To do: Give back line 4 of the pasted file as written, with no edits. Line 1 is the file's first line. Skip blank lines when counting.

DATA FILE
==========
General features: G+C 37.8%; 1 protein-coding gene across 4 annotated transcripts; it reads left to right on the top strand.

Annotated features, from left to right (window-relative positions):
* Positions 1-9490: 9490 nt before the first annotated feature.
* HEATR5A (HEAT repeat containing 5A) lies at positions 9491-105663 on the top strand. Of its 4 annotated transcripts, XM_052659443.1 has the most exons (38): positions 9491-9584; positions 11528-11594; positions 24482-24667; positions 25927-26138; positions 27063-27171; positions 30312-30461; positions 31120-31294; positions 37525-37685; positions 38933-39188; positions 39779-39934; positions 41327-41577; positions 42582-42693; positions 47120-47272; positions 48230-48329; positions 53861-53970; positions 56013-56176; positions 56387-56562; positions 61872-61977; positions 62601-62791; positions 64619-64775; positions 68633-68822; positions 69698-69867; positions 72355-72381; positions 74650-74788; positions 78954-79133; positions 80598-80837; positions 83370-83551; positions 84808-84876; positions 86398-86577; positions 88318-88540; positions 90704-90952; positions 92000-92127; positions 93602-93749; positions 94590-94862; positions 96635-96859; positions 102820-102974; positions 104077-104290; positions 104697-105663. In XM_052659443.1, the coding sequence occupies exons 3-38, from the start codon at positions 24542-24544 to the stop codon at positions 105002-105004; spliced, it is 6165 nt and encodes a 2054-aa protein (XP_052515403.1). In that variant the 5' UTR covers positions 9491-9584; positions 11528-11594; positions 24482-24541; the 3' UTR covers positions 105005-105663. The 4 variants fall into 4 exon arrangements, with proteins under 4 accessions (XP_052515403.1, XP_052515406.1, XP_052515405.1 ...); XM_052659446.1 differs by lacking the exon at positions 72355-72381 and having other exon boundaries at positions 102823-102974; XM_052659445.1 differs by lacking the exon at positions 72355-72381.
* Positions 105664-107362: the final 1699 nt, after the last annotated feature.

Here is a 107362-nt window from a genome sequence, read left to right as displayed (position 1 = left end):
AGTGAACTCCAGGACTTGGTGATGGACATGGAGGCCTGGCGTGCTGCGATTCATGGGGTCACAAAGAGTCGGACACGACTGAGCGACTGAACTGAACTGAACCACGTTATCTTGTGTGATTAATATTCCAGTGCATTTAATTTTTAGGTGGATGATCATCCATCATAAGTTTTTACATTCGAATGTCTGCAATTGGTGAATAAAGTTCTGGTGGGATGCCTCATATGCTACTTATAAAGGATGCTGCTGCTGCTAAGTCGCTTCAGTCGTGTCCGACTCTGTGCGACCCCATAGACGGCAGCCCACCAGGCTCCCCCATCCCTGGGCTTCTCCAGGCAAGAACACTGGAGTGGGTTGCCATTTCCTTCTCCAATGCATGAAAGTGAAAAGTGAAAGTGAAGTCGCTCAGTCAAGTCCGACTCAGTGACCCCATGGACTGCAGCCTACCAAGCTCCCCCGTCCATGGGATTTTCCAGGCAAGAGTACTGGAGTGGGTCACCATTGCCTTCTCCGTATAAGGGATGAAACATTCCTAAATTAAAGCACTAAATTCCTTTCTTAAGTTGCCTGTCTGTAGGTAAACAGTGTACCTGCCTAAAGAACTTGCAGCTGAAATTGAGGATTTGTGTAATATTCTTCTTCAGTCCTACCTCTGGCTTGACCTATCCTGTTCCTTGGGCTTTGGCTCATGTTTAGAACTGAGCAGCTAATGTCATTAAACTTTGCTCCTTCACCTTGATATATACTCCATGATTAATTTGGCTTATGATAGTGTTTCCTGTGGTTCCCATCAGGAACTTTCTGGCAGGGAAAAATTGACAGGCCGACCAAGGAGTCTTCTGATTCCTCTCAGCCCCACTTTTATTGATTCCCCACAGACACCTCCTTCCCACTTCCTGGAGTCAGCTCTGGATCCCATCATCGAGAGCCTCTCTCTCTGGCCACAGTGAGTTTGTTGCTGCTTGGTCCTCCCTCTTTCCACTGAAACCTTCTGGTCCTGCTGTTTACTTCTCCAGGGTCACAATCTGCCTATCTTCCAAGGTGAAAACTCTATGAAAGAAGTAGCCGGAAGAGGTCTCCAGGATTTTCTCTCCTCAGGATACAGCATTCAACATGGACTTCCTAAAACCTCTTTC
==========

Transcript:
* HEATR5A (HEAT repeat containing 5A) lies at positions 9491-105663 on the top strand. Of its 4 annotated transcripts, XM_052659443.1 has the most exons (38): positions 9491-9584; positions 11528-11594; positions 24482-24667; positions 25927-26138; positions 27063-27171; positions 30312-30461; positions 31120-31294; positions 37525-37685; positions 38933-39188; positions 39779-39934; positions 41327-41577; positions 42582-42693; positions 47120-47272; positions 48230-48329; positions 53861-53970; positions 56013-56176; positions 56387-56562; positions 61872-61977; positions 62601-62791; positions 64619-64775; positions 68633-68822; positions 69698-69867; positions 72355-72381; positions 74650-74788; positions 78954-79133; positions 80598-80837; positions 83370-83551; positions 84808-84876; positions 86398-86577; positions 88318-88540; positions 90704-90952; positions 92000-92127; positions 93602-93749; positions 94590-94862; positions 96635-96859; positions 102820-102974; positions 104077-104290; positions 104697-105663. In XM_052659443.1, the coding sequence occupies exons 3-38, from the start codon at positions 24542-24544 to the stop codon at positions 105002-105004; spliced, it is 6165 nt and encodes a 2054-aa protein (XP_052515403.1). In that variant the 5' UTR covers positions 9491-9584; positions 11528-11594; positions 24482-24541; the 3' UTR covers positions 105005-105663. The 4 variants fall into 4 exon arrangements, with proteins under 4 accessions (XP_052515403.1, XP_052515406.1, XP_052515405.1 ...); XM_052659446.1 differs by lacking the exon at positions 72355-72381 and having other exon boundaries at positions 102823-102974; XM_052659445.1 differs by lacking the exon at positions 72355-72381.